In a broad sense, most of today's networks operate using what is known as location addressing. Location addressing retrieves online information from a specific location on the network - i.e. from behind a URL.
However, there are some critical issues with this approach. Location addressing is centralised, which means that anyone controlling the location can control the content.
4EVERLAND uses the CID generated by IPFS (Interplanetary File System) to enable content addressing for IPFS stored data. To make IPFS data accessible outside of peer-to-peer networks, special IPFS nodes called "gateways" act as a bridge between the HTTP protocol, which all web browsers understand, and the peer-to-peer protocol.
Simply put, a gateway is an IPFS peer that accepts HTTP requests for IPFS CIDs.
4EVERLAND IPFS open gateway is a public, shared resource and it is often in high demand. In order to provide fair access to all users, 4EVERLAND IPFS open gateway imposes request limits on large traffic sources.
The "path style" URL places the IPFS CID in the path section of the gateway URL, as follows.
If the CID points to a directory listing, you can append a file name to the directory to obtain the file.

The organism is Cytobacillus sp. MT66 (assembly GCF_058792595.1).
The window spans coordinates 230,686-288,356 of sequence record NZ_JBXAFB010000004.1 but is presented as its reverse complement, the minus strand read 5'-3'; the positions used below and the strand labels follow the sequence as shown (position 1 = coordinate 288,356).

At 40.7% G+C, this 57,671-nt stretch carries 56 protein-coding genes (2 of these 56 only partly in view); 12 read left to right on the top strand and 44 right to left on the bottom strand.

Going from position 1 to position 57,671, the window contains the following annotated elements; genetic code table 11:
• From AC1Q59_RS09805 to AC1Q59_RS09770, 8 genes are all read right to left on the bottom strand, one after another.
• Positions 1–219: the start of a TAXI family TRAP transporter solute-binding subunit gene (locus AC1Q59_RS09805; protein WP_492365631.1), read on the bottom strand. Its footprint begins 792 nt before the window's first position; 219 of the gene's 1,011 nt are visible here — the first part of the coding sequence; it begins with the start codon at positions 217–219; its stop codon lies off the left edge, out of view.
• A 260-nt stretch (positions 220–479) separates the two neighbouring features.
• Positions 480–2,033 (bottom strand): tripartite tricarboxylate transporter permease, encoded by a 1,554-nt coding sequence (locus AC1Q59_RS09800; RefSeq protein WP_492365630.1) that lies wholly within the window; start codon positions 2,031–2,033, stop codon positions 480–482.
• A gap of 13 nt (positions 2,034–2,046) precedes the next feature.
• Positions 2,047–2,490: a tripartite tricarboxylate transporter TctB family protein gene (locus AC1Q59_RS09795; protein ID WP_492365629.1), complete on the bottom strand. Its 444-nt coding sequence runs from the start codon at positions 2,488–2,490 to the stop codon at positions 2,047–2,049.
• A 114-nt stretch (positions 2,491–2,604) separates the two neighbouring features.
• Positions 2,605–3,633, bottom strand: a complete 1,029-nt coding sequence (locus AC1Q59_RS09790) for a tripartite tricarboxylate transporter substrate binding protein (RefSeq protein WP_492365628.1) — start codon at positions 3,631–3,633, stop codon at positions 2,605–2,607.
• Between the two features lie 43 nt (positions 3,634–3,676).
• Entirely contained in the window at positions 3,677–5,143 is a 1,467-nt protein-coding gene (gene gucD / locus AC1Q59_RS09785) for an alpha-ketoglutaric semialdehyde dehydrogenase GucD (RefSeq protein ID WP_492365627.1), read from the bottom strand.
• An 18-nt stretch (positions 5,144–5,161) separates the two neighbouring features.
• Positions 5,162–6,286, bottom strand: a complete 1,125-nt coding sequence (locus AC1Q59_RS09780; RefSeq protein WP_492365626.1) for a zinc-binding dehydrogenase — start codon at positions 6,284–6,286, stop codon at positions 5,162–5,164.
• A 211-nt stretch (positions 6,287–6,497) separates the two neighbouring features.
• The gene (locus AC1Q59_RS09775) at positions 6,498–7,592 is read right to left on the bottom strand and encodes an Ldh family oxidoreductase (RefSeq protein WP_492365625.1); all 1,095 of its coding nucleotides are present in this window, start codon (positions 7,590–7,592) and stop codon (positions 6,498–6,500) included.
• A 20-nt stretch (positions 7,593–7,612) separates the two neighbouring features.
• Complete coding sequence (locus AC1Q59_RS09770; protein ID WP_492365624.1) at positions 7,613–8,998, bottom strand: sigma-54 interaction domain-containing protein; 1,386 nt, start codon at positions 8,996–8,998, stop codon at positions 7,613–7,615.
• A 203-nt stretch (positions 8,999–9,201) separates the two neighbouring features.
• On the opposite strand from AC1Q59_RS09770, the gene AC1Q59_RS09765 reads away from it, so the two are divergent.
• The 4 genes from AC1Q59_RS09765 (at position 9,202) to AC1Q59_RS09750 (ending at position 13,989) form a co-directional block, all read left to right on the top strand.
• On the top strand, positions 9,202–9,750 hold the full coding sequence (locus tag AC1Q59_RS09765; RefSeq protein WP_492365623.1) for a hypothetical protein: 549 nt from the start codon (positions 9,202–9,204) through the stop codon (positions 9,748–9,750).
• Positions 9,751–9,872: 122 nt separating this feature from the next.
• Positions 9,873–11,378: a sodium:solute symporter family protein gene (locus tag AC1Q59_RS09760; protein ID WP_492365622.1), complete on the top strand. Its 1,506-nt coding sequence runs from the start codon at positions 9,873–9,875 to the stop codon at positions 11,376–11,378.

The "subdomain style" gateway URL places the CID in the host section of the URL as a subdomain of the gateway host, as follows.
If the CID refers to a directory listing, you can use the path part of the URL to specify the filename.
The IPFS gateway owns the content that can acquire the IPFS network by itself and deliver it to users via HTTPS. 4EVERLAND gateways offer global acceleration, custom domain, and SSL certificate technology to chaise better performance. Start to use IPFS gateways on the Open Web, check the link below:
4EVERLAND's IPFS gateway has more than 200 global edge nodes that can globally accelerate, and when the user accesses the file path through 4EVERLAND's Edge node it will select the fastest node closest to the user.
- Global Acceleration
- Automatic Allocation